In agriculture, it’s obvious we don’t have anyone representing us internationally. I was at COP28 late last year and no federal politician – not our Prime Minister, Ag or Environment Minister – was talking about the low-emission crops that Canada sustainably produces. Too often we are criticized by our own government. Those words don’t stop at our borders – they are heard around the world.  I coach a lot of youth sports and use the age-old rule “praise in public, criticize in private.” Perhaps our federal government could take this approach when it comes to Agriculture.

I suggest we appoint a Canadian Agriculture Ambassador who could tell our story to the world.  And, wouldn’t it be great if this person worked in cooperation with the other natural resource sectors as a joint strategy?

The other problem is that far too many ag lobby groups (about 400!) are diluting the message to Ottawa. With so many different organizations, we fail to get our biggest issues and concerns dealt with at the federal level. 

Natural resources sector must seize the opportunities

The opportunities for Canada’s natural resources sector are plentiful – the world needs food and fuel, and there is no better country than Canada to supply it.

Looking to the future, we have incredible opportunities in growing the agriculture and value-added sectors. The Hebert Group recently signed an MOU with Economic Development Regina to partner on building a biomass cluster in Saskatchewan estimated to generate about  $1.8 billion by 2027. We’re talking about crops (canola, wheat and flax) and crop residues that can be transformed into renewable diesel, biodiesel, sustainable aviation fuel, and biomaterials like bioplastic and compostable packaging.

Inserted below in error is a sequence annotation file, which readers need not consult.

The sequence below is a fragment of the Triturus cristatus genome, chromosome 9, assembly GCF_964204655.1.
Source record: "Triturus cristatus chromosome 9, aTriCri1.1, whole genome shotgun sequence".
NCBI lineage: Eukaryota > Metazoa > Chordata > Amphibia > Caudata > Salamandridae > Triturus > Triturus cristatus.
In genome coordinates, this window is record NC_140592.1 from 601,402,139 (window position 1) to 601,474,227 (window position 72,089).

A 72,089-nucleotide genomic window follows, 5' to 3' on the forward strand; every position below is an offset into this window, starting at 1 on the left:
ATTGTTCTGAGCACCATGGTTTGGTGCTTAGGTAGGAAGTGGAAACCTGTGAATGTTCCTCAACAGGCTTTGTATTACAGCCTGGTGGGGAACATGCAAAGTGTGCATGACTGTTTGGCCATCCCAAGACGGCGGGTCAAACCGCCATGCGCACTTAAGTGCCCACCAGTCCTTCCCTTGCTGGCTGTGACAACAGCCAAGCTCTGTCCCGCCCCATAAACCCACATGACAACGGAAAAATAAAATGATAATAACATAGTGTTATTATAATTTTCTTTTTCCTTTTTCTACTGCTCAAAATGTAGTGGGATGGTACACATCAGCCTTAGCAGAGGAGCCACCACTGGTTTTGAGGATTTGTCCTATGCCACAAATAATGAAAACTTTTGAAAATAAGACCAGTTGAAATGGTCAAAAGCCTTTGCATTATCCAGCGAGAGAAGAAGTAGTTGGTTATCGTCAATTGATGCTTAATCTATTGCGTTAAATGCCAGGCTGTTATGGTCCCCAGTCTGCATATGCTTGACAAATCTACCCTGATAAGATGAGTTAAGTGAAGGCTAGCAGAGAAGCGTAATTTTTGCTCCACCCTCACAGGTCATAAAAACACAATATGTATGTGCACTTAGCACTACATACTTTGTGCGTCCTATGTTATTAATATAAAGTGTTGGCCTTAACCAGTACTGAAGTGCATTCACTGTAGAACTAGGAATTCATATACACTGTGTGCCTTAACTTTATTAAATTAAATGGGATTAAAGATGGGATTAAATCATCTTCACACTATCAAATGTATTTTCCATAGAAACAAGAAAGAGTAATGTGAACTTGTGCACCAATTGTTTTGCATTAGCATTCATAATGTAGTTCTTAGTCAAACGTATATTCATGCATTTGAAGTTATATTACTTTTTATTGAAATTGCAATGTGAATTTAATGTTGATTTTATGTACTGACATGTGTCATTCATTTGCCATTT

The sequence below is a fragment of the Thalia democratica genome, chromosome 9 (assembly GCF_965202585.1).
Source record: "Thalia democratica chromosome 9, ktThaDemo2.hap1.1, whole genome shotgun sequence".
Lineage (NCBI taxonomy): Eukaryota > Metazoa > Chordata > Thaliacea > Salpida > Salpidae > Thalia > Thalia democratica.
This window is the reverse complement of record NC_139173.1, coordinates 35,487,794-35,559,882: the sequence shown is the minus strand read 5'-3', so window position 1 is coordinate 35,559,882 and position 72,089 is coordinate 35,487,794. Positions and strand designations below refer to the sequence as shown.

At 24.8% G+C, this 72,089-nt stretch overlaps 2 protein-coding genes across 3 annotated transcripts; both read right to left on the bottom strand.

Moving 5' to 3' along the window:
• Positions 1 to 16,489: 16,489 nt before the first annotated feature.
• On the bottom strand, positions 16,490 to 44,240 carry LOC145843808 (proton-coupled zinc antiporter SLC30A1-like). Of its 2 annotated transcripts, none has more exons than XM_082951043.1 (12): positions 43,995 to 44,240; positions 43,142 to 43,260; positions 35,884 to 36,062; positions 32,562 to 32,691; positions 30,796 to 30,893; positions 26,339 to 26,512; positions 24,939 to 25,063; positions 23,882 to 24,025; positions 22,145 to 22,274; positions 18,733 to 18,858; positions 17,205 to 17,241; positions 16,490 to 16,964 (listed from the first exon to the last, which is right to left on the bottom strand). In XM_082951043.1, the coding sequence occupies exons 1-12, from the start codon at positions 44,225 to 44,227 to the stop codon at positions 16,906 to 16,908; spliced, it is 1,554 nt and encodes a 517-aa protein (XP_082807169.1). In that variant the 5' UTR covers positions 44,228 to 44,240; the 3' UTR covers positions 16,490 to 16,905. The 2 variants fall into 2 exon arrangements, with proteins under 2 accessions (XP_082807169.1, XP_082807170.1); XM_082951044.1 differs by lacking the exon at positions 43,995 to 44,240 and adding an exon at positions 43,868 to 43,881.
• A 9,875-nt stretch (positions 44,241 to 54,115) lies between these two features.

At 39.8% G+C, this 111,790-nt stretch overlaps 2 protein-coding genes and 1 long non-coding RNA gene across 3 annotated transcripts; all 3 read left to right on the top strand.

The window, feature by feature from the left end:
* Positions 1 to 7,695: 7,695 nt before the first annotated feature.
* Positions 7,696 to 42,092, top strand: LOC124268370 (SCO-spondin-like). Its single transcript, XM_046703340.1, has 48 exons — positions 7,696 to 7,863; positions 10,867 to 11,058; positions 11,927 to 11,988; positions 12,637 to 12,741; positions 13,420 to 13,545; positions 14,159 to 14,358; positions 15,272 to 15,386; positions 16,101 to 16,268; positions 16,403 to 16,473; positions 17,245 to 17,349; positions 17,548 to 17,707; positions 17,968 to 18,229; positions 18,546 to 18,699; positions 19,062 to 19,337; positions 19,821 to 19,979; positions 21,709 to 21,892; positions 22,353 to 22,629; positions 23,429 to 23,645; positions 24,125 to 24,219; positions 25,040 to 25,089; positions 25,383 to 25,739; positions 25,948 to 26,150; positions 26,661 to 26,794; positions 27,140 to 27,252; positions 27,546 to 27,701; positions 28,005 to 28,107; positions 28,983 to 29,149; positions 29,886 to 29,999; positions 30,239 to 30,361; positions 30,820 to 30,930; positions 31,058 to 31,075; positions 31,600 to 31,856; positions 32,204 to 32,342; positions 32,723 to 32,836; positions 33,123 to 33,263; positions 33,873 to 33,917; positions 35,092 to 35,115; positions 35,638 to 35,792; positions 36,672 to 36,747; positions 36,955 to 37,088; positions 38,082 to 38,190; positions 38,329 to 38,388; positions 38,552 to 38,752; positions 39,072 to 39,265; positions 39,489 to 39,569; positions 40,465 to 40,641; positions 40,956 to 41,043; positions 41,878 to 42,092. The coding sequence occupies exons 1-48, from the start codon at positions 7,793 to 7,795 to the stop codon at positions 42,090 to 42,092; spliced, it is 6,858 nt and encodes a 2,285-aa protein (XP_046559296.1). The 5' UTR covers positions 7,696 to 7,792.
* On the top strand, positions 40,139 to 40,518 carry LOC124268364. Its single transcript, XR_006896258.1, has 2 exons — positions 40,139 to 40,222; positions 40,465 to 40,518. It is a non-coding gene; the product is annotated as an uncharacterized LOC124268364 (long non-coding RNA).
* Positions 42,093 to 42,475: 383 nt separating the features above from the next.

There are huge opportunities in carbon capture and storage – it isn’t outlandish to think that we could store emissions from other parts of the world and get paid for it. Check out this report from Clean Prosperity which maps Canada’s prospective geological storage basins.

In terms of energy, could nuclear be the future of green energy in Canada? Many seem to think so. The domestic and international export market for Small Modular Reactors (SMRs) is lucrative and Canada has the expertise to capitalize on this critical opportunity to provide green energy. 

While the public seems to cringe at the word “extraction,” Canada does have a rich supply of critical minerals that the world needs as we transition to a cleaner economy – these minerals are essential to the development of low-emission and zero-emission vehicles. Do we want to continue to use cell phones and laptops? We need lithium for that.

Organizations like the Business Council of Canada are helping to elevate these issues to the national and international level. We can not sit back and let our global reputation be tarnished.

It is absurd that we are not capitalizing on our abundant agriculture, energy and critical mineral sectors to create revenue sources for the investment into our future! This would seem to make a lot more sense than red-taping these industries while ballooning federal debt with the hopes of a budget that will balance itself in the future. 

I look forward to hearing more from the BCC and working collaboratively across sectors to find solutions to these important issues and keep our government accountable. We need true reform, not just more government spending.

Rising inflation, high interest rates, low productivity and a lower standard of living are not the legacy I want to leave my kids.